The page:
Diversity and positivity are fundamental to QAL’s strategic plan moving forward

Following on from Queensland Airports Limited becoming the first airport operator in Australia to achieve a recognition as ‘a great place to work’, International Airport Review’s Editor, Tara Nolan, spoke to the Chief Financial Officer, Amelia Evans, regarding why an engaged and positive workforce is imperative for an airport.

Congratulations on being recognised as the first airport operator in Australia to be ‘a great place to work’. Was this a specific award you worked towards or a ‘surprise win’?

We always knew we had a great workplace culture and decided to more clearly measure it through participating in the Great Place to Work (GPTW) culture study.

This was the first year we’ve participated in the study and we didn’t expect to achieve full accreditation straight away, so we were extremely pleased with this achievement. Our team have worked hard to deliver on key initiatives which validate our focus and determination to remain an employer of choice.

We engaged GPTW to conduct an audit of our policies, practises and programmes as part of the process. GPTW Australia canvassed more than 75 per cent of our employees across our four airports – the Gold Coast, Townsville, Mount Isa and Longreach – with 85 per cent saying QAL is a great place to work. The accreditation shows we are on the right track, whilst identifying areas of opportunities for us to focus on in the future.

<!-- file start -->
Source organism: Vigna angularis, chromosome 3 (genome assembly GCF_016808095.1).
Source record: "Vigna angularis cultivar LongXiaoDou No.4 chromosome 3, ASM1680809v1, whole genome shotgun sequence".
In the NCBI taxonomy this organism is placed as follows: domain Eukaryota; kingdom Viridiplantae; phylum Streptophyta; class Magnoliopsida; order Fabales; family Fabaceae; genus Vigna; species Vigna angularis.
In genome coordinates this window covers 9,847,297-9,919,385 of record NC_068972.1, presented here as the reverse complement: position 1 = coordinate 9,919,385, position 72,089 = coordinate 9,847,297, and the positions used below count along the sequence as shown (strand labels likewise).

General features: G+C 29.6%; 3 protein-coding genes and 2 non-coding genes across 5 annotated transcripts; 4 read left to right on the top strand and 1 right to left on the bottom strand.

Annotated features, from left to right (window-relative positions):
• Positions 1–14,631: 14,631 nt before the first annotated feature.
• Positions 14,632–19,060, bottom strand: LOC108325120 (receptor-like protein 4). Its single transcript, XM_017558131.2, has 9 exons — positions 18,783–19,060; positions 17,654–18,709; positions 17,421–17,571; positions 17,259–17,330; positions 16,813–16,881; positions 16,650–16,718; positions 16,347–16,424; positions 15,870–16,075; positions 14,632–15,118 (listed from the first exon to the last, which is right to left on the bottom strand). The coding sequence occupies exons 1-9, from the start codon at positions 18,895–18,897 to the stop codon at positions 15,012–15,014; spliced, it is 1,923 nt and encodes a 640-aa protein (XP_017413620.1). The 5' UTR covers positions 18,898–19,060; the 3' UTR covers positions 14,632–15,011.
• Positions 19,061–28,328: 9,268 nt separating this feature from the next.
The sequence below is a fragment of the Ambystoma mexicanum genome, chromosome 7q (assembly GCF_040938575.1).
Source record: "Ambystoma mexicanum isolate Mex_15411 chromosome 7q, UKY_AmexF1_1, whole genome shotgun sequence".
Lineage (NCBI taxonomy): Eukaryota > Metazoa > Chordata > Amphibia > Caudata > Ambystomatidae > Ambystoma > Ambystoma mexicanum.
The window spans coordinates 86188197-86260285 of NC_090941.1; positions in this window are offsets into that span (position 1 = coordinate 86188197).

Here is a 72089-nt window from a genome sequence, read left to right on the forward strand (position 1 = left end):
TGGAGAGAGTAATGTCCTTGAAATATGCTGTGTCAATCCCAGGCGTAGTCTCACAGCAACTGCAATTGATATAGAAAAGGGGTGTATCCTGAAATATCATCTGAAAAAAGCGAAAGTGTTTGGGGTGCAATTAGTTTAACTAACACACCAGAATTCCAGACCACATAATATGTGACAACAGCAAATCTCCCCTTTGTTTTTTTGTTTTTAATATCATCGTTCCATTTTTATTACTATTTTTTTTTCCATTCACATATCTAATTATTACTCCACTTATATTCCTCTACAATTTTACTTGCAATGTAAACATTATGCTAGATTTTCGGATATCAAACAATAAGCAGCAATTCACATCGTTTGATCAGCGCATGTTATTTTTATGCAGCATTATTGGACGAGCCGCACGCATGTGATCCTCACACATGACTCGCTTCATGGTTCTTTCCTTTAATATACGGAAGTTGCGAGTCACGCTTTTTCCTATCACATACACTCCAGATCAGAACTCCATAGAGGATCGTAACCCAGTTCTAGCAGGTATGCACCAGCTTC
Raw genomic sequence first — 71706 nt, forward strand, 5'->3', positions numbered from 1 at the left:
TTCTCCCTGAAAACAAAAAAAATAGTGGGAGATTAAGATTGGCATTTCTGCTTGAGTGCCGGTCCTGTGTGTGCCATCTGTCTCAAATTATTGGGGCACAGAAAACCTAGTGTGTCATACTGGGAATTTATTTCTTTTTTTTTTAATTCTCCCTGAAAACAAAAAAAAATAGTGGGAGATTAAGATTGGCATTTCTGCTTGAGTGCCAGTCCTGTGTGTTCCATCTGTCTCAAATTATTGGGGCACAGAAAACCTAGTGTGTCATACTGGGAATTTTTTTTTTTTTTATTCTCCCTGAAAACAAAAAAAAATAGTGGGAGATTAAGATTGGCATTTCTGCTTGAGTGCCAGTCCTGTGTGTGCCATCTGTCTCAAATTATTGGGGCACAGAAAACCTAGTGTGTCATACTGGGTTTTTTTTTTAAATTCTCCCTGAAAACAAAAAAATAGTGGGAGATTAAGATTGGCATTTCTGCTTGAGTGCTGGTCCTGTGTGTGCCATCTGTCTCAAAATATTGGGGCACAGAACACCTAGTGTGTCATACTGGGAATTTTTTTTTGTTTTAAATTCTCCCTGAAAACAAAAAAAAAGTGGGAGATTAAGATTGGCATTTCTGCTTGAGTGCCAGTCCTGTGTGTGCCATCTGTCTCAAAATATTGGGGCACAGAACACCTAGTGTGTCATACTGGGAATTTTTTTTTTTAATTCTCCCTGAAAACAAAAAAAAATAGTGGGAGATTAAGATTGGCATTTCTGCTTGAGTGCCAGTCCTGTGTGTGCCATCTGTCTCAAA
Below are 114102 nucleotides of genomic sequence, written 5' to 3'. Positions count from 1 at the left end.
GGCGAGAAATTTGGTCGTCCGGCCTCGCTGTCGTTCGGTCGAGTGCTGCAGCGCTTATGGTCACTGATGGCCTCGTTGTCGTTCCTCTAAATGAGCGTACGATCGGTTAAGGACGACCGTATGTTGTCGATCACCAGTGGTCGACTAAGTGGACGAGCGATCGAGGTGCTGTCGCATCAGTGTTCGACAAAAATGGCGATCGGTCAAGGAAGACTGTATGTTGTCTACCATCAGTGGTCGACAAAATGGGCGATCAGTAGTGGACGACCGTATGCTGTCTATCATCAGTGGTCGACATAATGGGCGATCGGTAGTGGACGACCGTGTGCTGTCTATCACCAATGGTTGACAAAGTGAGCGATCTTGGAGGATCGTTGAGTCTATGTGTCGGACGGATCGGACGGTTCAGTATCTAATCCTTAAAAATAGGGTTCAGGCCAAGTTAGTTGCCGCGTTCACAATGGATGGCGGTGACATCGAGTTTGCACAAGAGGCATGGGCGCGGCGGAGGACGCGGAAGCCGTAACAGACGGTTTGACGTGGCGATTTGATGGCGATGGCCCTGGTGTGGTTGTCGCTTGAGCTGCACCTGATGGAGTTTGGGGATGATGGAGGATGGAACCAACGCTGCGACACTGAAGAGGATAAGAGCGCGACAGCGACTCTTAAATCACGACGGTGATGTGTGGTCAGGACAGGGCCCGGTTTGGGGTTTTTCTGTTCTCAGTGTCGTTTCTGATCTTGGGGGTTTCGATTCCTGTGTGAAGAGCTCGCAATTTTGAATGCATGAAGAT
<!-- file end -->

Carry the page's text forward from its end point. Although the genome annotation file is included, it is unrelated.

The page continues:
In terms of how the airport operates on a day-to-day basis, why is it important that there is a positive culture within the workforce?

A positive culture builds trust, and trust is an essential ingredient in ensuring our people want to come to work and are empowered to contribute in the best way possible.

In a fast-paced business such as an airport – and considering today’s generation of workforce – it’s critical they are part of a purposeful workplace.

The benefits of a positive culture mean we also have highly-engaged employees, which means they will stay longer, be loyal and deliver outcomes. An engaged and positive workforce also impacts directly on our passenger experience and happy passengers are essential to ensuring our business thrives. We are committed to being an employer of choice and are delighted the GPTW survey found 90 per cent of our people were proud to work at QAL.

Some of the initiatives our people love include our annual family day that gives everyone an extra day off work to spend with their family, FLARE Benefits that provide discounts with up to 1,000 affiliated companies for QAL people, our High Flyer Awards, and our higher learning and development support and internship programme, which is delivered as part of our partnerships with local schools and universities.

Please can you expand on the term ‘progressive leadership approach’. How does this effect how you manage the workforce?

Progressive leadership is all about being contemporary. We aim to create a workplace culture in which everyone understands and feels committed to our vision. If you have a shared understanding with a highly-engaged workforce and a positive culture, every aspect of your day-to-day running of the airport improves or has a better outcome. We have a clear vision, which includes strong values in promoting diversity and inclusion, celebrating achievements and developing our people. We look at the needs and demographics of the four generations of people that work for us and try to respond to each accordingly.

We are focused on the whole person as an individual in line with their hierarchy of needs. For example, we offer flexible working conditions, promote healthy living through initiatives such as complimentary fruit and sponsorship of sporting events. We offer online learning courses, which allow all of our people – across the four ports no matter how remote – to tap into courses that interest them. We also work with our senior managers, providing leadership coaching to support their personal and professional growth.